USAF use

As a result of the Cold War military buildup, Grandview Airport was leased by the United States Air Force on 1 January 1952. After some construction and upgrading of facilities, Grandview Air Force Base was opened on 1 October 1952, with the 4610th Air Base Squadron being the base operating unit (operating from Fairfax Field in Kansas City, Kansas). No military personnel were assigned prior to 1954 while major construction took place of runways, taxiways, aprons and support facilities.

The first major use for the base was Air Defense Command, which used the base as a command and control headquarters. HQ, Central Air Defense Force was established on 24 February 1954, along with HQ 20th Air Division (Defense) on 8 October 1955. The first flying unit was the 328th Fighter Group, with its 326th Fighter Squadron Later designated as the 326th Fighter-Interceptor Squadron being equipped with F-86 Sabres and later equipped with the F-102 Delta Dagger until Dec 1966. The 71st Fighter-Interceptor Squadron arrived Jan 1967 from Selfridge AFB, Michigan with the F-106 Delta Dart.

Headquarters ADC also stationed the 4650th Air Transport Squadron later designated as the 4650th Combat Support Squadron provided ADC with Air Transportation for parts and equipment and to transport personnel from the Fighter Interceptor Squadrons to training bases where the crews could conduct live missile firings. The 4650th operated the C-118 Liftmasters from Richards-Gebaur as well as C-123 Providers and C-119 Flying Boxcars from Detachments located at Stewart AFB, New York and Hamilton AFB, California.

In 1957, the 4620th Air Defense Group was activated at Richards-Gebaur. The 4620th was a SAGE unit, which operated the Semi Automatic Ground Environment RADAR system for ADC. SAGE was an automated control system used by ADC and later NORAD for collecting, tracking and intercepting enemy bomber aircraft. It could also automatically direct aircraft to an interception by sending commands directly to the aircraft's autopilot. The mission of the 4620th was later turned over to the 4660th Support Squadron (SAGE) (ADC)

As the threat of Soviet air attack diminished during the 1960s, the Air Defense presence at Richards-Gebaur was reduced. The F-106-equipped 71st Fighter-Interceptor Squadron departed in 1968, ending the ADC interceptor presence on the base. On 1 July 1970, the base was turned over to the Air Force Communications Service, with HQ AFCS establishing its headquarters on the base. HQ AFCS moved to Scott Air Force Base, Illinois in 1980.

Along with the Air Defense and Communications mission, the Military Air Transport Service (MATS), later Military Airlift Command (MAC), begin using the base in 1955 as a reserve troop carrier unit facility under the auspices of the 2472nd Air Force Reserve Training Wing. C-119 Flying Boxcars and later C-124 Globemaster cargo and transport aircraft were flown by the 442d Troop Carrier (Later: the 442d Air Transport Wing / Military Airlift Wing / Tactical Airlift Wing)and assigned 935th Troop Carrier / Air Transport / Military Airlift / Tactical Airlift Group / 303d Troop Carrier / Air Transport / Military Airlift / Tactical Airlift Squadron and 936th Air Transport / Military Airlift / Tactical Airlift Group / 304th Troop Carrier / Air Transport / Military Airlift / Tactical Airlift Squadron until being transitioned to a fighter unit. MAC assumed control of the base in 1977 442nd TAW / 935th TAG - 303d TAS and the 936th TAG - 304th TAS to the base for training in flying C-130 Hercules aircraft.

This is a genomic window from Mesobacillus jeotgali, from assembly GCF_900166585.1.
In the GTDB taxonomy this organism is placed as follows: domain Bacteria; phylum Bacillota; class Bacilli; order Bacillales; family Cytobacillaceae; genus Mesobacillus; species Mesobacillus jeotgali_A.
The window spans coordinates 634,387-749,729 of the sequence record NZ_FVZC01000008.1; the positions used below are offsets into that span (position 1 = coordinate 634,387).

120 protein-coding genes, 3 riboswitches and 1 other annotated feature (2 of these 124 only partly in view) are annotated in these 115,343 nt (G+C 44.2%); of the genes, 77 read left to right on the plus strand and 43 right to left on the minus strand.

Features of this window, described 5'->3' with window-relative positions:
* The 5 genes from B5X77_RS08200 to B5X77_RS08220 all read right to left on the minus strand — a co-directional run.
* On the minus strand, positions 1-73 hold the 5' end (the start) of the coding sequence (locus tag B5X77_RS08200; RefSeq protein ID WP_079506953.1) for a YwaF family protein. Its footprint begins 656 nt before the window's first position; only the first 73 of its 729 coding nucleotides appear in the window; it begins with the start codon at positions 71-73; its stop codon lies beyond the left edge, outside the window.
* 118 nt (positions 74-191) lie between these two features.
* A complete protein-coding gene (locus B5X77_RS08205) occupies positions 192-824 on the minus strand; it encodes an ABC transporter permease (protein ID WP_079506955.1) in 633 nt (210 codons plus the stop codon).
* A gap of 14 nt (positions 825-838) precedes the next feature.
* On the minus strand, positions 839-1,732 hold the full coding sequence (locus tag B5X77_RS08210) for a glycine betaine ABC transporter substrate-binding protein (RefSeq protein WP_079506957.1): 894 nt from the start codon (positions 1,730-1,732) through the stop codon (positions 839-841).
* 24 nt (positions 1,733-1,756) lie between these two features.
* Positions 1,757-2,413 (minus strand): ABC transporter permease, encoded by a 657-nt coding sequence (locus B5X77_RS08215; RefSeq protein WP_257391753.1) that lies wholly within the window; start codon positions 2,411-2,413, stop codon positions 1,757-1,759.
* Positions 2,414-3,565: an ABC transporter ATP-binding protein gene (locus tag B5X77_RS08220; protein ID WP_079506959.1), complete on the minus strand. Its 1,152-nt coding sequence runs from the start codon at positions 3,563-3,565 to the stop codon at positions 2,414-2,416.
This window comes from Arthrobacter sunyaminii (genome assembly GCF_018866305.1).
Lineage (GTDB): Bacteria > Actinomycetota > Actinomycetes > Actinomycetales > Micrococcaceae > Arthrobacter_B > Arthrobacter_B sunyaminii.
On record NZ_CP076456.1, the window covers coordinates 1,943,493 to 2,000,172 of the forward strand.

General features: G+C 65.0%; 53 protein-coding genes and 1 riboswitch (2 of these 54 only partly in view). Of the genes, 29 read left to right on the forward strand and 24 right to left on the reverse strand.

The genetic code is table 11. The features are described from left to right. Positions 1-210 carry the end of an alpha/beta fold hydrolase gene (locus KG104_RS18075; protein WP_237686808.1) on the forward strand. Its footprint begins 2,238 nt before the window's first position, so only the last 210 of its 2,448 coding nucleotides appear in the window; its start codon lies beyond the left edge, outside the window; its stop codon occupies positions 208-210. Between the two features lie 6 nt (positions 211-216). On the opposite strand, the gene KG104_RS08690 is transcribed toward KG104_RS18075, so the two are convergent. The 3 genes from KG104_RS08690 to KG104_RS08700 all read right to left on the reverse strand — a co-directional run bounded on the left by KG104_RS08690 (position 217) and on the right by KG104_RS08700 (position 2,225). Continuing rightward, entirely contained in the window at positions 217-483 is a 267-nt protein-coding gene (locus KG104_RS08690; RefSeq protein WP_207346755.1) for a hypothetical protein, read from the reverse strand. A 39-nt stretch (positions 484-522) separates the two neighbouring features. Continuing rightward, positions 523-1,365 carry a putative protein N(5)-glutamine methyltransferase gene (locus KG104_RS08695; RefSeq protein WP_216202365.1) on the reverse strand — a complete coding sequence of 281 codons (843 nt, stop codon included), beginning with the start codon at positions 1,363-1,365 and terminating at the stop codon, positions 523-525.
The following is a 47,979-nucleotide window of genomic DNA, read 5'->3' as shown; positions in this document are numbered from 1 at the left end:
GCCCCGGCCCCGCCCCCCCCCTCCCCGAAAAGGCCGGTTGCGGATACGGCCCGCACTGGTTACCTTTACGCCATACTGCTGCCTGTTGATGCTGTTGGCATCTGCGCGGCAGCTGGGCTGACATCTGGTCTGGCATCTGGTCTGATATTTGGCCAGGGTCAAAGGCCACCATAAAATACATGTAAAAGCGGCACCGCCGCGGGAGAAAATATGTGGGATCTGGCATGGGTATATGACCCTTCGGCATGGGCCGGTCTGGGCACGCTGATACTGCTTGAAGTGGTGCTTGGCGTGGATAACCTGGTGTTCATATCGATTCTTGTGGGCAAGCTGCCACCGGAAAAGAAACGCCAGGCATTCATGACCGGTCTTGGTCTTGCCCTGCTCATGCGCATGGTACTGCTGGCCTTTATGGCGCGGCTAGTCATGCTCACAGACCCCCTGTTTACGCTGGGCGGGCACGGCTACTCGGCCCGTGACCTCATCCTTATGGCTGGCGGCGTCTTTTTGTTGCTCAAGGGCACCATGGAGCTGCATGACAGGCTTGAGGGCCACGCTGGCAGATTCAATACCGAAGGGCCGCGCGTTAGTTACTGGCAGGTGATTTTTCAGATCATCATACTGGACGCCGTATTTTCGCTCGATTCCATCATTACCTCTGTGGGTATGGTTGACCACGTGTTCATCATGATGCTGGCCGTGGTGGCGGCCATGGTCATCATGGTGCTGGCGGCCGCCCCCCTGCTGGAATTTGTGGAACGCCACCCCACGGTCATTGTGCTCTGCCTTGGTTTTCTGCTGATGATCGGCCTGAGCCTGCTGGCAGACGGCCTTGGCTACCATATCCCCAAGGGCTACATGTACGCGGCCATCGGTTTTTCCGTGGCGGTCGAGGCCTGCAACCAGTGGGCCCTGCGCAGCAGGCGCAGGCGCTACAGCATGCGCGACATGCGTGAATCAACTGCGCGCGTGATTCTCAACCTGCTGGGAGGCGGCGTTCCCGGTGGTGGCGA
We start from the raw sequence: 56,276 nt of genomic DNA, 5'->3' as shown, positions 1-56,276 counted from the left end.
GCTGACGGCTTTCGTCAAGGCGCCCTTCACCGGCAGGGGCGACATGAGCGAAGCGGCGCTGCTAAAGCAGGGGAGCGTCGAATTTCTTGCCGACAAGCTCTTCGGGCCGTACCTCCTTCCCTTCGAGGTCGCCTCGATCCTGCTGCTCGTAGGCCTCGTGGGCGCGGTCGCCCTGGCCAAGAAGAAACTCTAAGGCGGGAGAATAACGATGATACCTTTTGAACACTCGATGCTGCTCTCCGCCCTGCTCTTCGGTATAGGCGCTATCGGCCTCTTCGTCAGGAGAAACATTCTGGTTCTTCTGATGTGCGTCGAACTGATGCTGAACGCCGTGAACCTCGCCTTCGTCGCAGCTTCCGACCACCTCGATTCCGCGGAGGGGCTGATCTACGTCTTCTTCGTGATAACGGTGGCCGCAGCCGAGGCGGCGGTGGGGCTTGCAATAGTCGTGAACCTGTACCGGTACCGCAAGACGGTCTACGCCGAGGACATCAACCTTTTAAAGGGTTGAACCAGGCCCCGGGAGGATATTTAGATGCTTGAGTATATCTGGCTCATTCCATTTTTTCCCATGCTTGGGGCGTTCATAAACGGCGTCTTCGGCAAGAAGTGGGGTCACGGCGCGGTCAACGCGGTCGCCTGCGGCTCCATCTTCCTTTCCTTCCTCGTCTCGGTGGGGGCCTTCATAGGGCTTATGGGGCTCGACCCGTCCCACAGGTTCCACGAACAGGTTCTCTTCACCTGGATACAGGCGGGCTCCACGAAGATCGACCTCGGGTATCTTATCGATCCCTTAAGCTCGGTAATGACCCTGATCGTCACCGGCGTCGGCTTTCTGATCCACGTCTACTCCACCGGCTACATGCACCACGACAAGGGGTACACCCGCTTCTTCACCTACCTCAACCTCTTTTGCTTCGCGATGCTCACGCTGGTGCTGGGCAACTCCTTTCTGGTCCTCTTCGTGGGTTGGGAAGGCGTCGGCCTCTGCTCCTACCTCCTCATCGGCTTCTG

On 1 October 1980, MAC turned over Richards-Gebaur to the Air Force Reserve (AFRES) and its 442d Tactical Airlift Wing (442 TAW) tactical airlift mission, transitioned to the A-10 Thunderbolt II aircraft and became operationally-gained by Tactical Air Command (TAC) as the 442d Tactical Fighter Wing (442 TFW). In 1992, as part of an Air Force-wide reorganization, the 442d was renamed the 442d Fighter Wing (442 FW) and became operationally gained by the Air Combat Command (ACC). As part of a Base Realignment and Closure (BRAC) decision to close Richards-Gebaur ARS, the 442 FW began transferring to its current home of Whiteman AFB, Missouri in 1993 and the last military aircraft departed Richards-Gebaur ARS on 12 June 1994, ending military use of Richards-Gebaur.

Richards Gebaur's Base Commanders include United States Air Force Reserve Colonel Garey M. Reeves, Commander of Richards-Gebaur Air Force Base and the 442nd Combat Support Group. United States Air Force Reserve Colonel Garey M. Reeves, most recently the Commander of Richards-Gebaur Air Force Base and the 442nd Combat Support Group located there, retired February 22, 1991 after 35 years of military service to his country.

Colonel Reeves was promoted to Colonel on January 26, 1977, became Commander of the 442nd Combat Support Group on November 1, 1980 and Commander of Richards-Gebaur Air Force Base on October 1, 1980. Under his command Richards-Gebaur was extensively remodeled and upgraded, modified for use as a shared facility with the Kansas City, Missouri Aviation Department and hosted numerous highly successful "Operation Handshake" programs, all while maintaining the combat readiness status of his command.